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Trump Supporter Shocks With Comments on CNN When Asked About Potential for Riots at GOP Convention


"A lot of us remember what happened in 1968 at the Democratic convention in Chicago."

A top supporter for GOP front-runner Donald Trump said Wednesday that she did not "necessarily" consider potential riots at the Republican convention to be a "bad thing."

The comments from Scottie Nell Hughes were made on CNN when host Wolf Blitzer about Trump's prediction there could be "riots" in Cleveland.

"The word riots. He said it twice. That's pretty serious," Blitzer said. "A lot of us remember what happened in 1968 at the Democratic convention in Chicago."

Hughes said her grandfather was "one of the organizers of the 1968 Democratic convention" and argued that "he'd be very proud of my involvement with Mr. Trump."

"You have to understand the motivation of the riot here," she said. "It's not because people aren't getting their voices heard. It's because the people's voice would be ignored in this case."

[sharequote align="right"]"Riots aren't necessarily a bad thing."[/sharequote]

She added, "So you know, riots aren't necessarily a bad thing. If it means it's because [inaudible] fighting the fact that our establishment Republican Party has gone corrupt and decided to ignore the voice of the people and the process."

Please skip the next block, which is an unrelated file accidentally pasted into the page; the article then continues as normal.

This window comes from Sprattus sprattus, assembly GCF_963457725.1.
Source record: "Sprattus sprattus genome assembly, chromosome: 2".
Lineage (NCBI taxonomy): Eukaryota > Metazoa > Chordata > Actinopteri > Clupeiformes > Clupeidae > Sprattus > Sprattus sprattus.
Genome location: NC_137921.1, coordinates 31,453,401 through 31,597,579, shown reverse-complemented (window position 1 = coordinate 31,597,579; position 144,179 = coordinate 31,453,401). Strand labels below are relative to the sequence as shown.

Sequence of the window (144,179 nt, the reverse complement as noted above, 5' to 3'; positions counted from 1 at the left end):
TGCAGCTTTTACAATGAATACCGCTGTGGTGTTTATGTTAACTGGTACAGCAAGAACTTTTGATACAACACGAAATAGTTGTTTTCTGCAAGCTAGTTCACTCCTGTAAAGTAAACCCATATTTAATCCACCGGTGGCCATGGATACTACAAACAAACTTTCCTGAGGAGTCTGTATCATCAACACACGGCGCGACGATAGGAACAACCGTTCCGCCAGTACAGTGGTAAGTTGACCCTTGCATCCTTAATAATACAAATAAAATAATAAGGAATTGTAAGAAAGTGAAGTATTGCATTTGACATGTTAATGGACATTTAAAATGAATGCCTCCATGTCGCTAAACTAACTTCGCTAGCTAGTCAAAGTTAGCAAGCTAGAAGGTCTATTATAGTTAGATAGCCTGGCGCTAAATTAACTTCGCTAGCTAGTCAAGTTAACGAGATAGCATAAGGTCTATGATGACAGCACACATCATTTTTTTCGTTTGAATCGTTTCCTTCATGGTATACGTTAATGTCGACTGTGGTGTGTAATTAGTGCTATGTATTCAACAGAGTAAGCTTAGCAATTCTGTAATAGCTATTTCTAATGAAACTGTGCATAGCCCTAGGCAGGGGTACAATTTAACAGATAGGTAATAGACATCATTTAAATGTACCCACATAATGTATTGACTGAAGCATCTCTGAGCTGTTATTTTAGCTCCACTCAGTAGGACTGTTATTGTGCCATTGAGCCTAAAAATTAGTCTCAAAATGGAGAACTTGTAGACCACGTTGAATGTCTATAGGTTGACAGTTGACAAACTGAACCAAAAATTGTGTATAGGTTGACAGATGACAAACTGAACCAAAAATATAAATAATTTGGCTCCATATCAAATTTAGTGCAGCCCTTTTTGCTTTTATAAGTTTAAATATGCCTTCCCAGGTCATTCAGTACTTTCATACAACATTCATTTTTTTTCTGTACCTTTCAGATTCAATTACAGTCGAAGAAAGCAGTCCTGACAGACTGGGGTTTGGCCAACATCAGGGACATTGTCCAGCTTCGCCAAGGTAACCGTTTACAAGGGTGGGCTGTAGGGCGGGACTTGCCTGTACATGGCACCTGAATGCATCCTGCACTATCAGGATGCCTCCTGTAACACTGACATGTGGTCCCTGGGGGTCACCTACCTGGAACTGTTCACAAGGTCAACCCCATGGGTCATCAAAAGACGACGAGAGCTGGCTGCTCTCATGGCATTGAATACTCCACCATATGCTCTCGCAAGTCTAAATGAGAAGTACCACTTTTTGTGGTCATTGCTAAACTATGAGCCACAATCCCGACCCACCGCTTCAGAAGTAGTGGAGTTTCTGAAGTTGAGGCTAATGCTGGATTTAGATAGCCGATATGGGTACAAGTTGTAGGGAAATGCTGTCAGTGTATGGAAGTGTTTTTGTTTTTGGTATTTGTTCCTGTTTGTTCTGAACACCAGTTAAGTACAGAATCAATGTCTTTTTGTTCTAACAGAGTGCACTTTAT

That comment seemed to take Blitzer aback.

"Scotty, you really don't want riots to emerge from the Republican convention in Chicago where people could be injured, people could be hurt, they could be maimed — you don't want riots?" he asked.

"It's not riots as in a negative thing," Hughes said. "What we've seen — it's the fact that you have a large amount of people that will be very unhappy. I don't sit there and think they'd resort to — in fact, I know they would not resort to violence. I know they would not do it. However, they would make sure their voices are heard. That they can't be ignored."

"I don't consider riots to be a violent thing," she added. "I consider it to be something where you have the majority of the people will be engaged and will be paying attention to what is going on."

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